With Japan and South Korea locked in a bitter dispute over export controls, the collateral damage may extend beyond the economic space: It could also impact a bilateral intelligence-sharing pact, the General Security of Military Information Agreement (GSOMIA).

That pact – the only official tie linking the militaries of the two Northeast Asian democracies, which have separate bilateral alliances with the United States – is set to expire this Saturday, August 24.

From the perspective of US-led security efforts in Northeast Asia, it is critical that, regardless of the emotive national sentiments currently roiling South Korea, the agreement be renewed.

History, trade, security

The risk to GSOMIA originates not in the security field, but in a bilateral export-control dispute that has dragged Seoul-Tokyo ties to a new low.

This month, Tokyo removed South Korea from its so-called “white list” of preferential export destinations – ostensibly for having inadequate export controls on a range of materials. That move followed a July action to emplace export restrictions on three key chemicals that are essential to South Korea’s high-tech sector. Seoul has since retaliated by removing Japan from its own “white list.”

That row, too, had jumped across firewalls. It originated not in the economic but in the diplomatic/legal space.

Bilateral trust remarkably deteriorated after Seoul’s Moon Jae-in administration, citing negative public sentiment, overturned a bilateral 2015 “comfort women” agreement. Designed to be a final and irreversible resolution to that prickly issue, the agreement had been signed between the former Park Geun-hye administration in Seoul and the Shinzo Abe administration in Tokyo. In addition to an apology from Abe, Japan offered compensation of $8 million to Korean comfort women.

Then, last year, South Korea’s Supreme Court ruled that Japanese companies Nippon Steel Corporation and Mitsubishi Heavy Industries had to compensate victims of wartime forced labor. Tokyo’s position was that the ruling violated the 1965 Treaty on Basic Relations between Japan and the Republic of Korea. As part of the 1965 agreement, Japan provided aid and loans to resolve compensation issues and normalize relations with South Korea.

After last year’s court ruling, Tokyo demanded third-party arbitration, per the 1965 treaty. Seoul rejected that, saying the judiciary’s decision is complete and final. A senior member of Japan’s foreign ministry commented that such refusal is a violation of an international treaty and could prompt a response from Tokyo.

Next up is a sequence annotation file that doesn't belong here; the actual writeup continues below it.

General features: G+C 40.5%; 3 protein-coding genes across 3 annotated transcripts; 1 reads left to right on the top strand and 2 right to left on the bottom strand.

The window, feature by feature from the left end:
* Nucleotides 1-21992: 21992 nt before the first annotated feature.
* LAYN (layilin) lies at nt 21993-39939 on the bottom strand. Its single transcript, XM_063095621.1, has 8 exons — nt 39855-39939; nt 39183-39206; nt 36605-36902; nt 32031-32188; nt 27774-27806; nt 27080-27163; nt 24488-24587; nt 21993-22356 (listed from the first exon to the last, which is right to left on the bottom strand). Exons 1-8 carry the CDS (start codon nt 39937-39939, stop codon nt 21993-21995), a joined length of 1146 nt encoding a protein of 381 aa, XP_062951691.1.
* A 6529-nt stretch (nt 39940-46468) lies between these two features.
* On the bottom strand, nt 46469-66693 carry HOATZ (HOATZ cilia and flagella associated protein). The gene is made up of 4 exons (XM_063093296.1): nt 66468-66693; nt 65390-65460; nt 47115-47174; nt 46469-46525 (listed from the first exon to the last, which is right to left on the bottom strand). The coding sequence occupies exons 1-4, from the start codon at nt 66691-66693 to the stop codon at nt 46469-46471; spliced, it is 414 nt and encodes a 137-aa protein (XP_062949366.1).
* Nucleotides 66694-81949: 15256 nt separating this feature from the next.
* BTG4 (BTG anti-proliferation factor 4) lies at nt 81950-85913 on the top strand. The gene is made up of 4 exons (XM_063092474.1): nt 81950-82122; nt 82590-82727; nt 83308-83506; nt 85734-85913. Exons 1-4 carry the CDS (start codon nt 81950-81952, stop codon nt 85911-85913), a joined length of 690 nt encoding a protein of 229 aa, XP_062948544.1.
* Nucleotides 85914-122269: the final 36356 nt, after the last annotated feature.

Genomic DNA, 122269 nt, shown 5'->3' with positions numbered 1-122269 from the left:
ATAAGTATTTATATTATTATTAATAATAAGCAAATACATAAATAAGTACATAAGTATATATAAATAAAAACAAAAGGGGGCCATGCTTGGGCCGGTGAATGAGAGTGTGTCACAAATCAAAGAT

More recently, the court has authorized the authorities to seize assets of the defendants in Korea.

Despite this preamble, Tokyo’s recent imposition of export controls caught Seoul by surprise. Tokyo accused Seoul of having only included missile- and weapons-of-mass-destruction-related dual usages in its export control procedures, while ignoring conventional-weapons-related dual usages.

Seoul argued back that both parties had agreed on multi-dimensional cooperation, and noted its compliance with relevant international regimes, such as the Nuclear Suppliers Group, the Australia Group, the Missile Technology Control Regime and the Wassenaar Arrangement.

In the wake of these developments, various figures in South Korea have advocated a withdrawal from GSOMIA, which is set to either be renewed or go defunct on Saturday.

Why it matters

Signed on November 23, 2016, GSOMIA is seen as vital for Japan and South Korea to jointly cope with North Korea’s weapons of mass destruction programs. Amid a series of nuclear and missile tests by North Korea, the Obama administration urged South Korea to sign the GSOMIA. The agreement was devised as part of Obama’s “Pivot to Asia” and represented US strategic interests in East Asia, as it sought to contain North Korea and China.

The idea of the two countries sharing military intelligence had originally been proposed by South Korea in the late 1980s, when Seoul’s primary concern was its lack of satellite intelligence. South Korea’s military has acquired substantial capability in signal, imagery and voice intelligence over the past few years, but its area of operation is restricted to the south of the military demarcation line (the actual borderline that runs through the 4-km wide Demilitarized Zone). Given recent advances in Pyongyang’s missiles and nuke weapons, Seoul, which has no military satellites, can only garner so much intelligence.